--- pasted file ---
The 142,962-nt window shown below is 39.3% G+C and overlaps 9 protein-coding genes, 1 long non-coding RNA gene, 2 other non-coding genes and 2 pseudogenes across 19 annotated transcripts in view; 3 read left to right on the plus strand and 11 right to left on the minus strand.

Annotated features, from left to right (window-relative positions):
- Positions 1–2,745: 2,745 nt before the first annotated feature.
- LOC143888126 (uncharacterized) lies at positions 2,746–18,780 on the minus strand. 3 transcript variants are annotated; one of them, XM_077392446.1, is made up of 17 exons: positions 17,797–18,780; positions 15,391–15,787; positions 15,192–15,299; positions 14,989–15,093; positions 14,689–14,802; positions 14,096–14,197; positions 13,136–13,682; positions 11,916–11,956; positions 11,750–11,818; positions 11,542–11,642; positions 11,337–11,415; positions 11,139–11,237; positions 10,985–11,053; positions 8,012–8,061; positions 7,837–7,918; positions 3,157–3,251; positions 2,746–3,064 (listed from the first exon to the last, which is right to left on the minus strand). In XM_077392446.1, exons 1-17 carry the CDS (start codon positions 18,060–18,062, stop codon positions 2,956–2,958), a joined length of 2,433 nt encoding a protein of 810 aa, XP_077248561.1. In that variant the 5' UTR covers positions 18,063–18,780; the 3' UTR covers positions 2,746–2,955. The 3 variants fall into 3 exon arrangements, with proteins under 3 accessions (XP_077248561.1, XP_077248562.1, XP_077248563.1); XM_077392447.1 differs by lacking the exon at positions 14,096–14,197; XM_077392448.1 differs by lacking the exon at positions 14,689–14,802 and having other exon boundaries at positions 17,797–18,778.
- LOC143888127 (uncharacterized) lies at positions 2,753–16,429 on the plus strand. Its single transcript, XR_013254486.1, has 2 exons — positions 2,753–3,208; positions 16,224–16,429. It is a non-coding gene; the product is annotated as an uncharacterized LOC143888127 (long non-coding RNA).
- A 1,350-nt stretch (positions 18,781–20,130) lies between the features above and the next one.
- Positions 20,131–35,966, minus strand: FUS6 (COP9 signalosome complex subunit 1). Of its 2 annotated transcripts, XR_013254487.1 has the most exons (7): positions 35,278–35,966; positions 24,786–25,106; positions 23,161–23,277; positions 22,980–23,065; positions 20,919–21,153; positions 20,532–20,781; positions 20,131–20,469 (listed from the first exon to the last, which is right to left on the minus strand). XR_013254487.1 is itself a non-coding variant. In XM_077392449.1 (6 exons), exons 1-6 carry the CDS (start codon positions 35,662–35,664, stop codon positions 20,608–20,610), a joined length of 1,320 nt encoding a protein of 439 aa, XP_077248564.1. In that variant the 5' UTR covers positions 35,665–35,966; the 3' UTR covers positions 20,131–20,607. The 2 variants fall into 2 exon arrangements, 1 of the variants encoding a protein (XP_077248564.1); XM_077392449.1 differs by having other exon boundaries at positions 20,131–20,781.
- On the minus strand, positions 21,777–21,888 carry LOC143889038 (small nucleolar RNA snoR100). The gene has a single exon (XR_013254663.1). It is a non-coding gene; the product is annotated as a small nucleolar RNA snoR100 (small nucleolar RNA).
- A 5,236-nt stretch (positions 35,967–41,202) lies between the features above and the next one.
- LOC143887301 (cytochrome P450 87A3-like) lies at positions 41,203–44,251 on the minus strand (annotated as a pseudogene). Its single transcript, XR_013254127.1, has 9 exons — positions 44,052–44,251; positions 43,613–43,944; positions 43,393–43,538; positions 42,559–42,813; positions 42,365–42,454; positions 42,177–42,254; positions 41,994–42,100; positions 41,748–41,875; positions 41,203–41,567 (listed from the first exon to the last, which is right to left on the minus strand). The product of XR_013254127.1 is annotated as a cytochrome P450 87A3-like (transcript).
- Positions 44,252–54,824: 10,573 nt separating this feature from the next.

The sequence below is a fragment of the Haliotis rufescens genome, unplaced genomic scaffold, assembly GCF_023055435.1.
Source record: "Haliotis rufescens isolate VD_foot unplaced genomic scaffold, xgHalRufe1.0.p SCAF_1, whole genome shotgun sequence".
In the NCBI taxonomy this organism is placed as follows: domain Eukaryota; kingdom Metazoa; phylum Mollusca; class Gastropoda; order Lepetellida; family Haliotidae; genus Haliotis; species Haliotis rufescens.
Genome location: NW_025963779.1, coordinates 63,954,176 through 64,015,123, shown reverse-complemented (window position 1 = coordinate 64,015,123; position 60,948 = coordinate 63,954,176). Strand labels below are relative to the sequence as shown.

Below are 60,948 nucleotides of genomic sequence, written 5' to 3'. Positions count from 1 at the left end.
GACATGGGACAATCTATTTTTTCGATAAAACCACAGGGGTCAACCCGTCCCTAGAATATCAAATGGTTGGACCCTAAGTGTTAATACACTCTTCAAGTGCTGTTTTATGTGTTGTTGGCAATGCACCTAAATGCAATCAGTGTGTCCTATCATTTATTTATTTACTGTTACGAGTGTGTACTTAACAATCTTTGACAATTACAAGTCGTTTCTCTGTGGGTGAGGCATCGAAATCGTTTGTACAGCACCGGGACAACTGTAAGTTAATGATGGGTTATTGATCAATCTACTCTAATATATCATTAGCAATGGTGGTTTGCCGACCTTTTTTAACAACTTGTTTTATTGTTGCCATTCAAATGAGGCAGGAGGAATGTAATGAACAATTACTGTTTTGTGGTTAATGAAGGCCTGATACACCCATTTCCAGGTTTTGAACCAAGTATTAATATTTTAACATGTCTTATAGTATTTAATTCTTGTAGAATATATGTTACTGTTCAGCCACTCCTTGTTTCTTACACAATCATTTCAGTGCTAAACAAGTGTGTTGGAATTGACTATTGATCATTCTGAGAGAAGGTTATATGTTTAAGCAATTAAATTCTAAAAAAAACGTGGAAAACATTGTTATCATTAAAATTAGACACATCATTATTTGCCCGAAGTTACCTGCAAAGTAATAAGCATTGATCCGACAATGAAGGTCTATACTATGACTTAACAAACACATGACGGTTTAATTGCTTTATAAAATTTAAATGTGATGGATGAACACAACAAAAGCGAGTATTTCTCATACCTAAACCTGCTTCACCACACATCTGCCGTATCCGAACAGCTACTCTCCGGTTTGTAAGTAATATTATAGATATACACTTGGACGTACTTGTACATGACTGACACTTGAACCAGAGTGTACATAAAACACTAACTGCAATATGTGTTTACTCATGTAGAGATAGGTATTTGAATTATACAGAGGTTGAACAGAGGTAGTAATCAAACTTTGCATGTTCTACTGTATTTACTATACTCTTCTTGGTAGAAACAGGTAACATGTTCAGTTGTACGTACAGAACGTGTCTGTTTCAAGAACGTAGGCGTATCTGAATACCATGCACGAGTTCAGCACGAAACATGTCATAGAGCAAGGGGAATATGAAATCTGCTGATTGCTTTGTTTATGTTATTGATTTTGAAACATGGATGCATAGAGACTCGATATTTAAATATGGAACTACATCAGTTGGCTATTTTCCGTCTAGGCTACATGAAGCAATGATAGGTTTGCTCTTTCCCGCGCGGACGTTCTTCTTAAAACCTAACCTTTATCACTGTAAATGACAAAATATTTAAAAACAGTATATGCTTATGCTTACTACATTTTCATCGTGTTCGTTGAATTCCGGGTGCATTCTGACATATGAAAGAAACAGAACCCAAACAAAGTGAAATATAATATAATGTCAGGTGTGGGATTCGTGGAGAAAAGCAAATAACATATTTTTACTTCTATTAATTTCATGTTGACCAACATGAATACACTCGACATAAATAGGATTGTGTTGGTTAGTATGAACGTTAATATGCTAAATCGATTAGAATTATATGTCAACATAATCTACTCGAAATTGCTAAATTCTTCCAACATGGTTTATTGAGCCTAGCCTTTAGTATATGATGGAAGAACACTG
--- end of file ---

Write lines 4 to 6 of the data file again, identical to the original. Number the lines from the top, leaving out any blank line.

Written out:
- LOC143888126 (uncharacterized) lies at positions 2,746–18,780 on the minus strand. 3 transcript variants are annotated; one of them, XM_077392446.1, is made up of 17 exons: positions 17,797–18,780; positions 15,391–15,787; positions 15,192–15,299; positions 14,989–15,093; positions 14,689–14,802; positions 14,096–14,197; positions 13,136–13,682; positions 11,916–11,956; positions 11,750–11,818; positions 11,542–11,642; positions 11,337–11,415; positions 11,139–11,237; positions 10,985–11,053; positions 8,012–8,061; positions 7,837–7,918; positions 3,157–3,251; positions 2,746–3,064 (listed from the first exon to the last, which is right to left on the minus strand). In XM_077392446.1, exons 1-17 carry the CDS (start codon positions 18,060–18,062, stop codon positions 2,956–2,958), a joined length of 2,433 nt encoding a protein of 810 aa, XP_077248561.1. In that variant the 5' UTR covers positions 18,063–18,780; the 3' UTR covers positions 2,746–2,955. The 3 variants fall into 3 exon arrangements, with proteins under 3 accessions (XP_077248561.1, XP_077248562.1, XP_077248563.1); XM_077392447.1 differs by lacking the exon at positions 14,096–14,197; XM_077392448.1 differs by lacking the exon at positions 14,689–14,802 and having other exon boundaries at positions 17,797–18,778.
- LOC143888127 (uncharacterized) lies at positions 2,753–16,429 on the plus strand. Its single transcript, XR_013254486.1, has 2 exons — positions 2,753–3,208; positions 16,224–16,429. It is a non-coding gene; the product is annotated as an uncharacterized LOC143888127 (long non-coding RNA).
- A 1,350-nt stretch (positions 18,781–20,130) lies between the features above and the next one.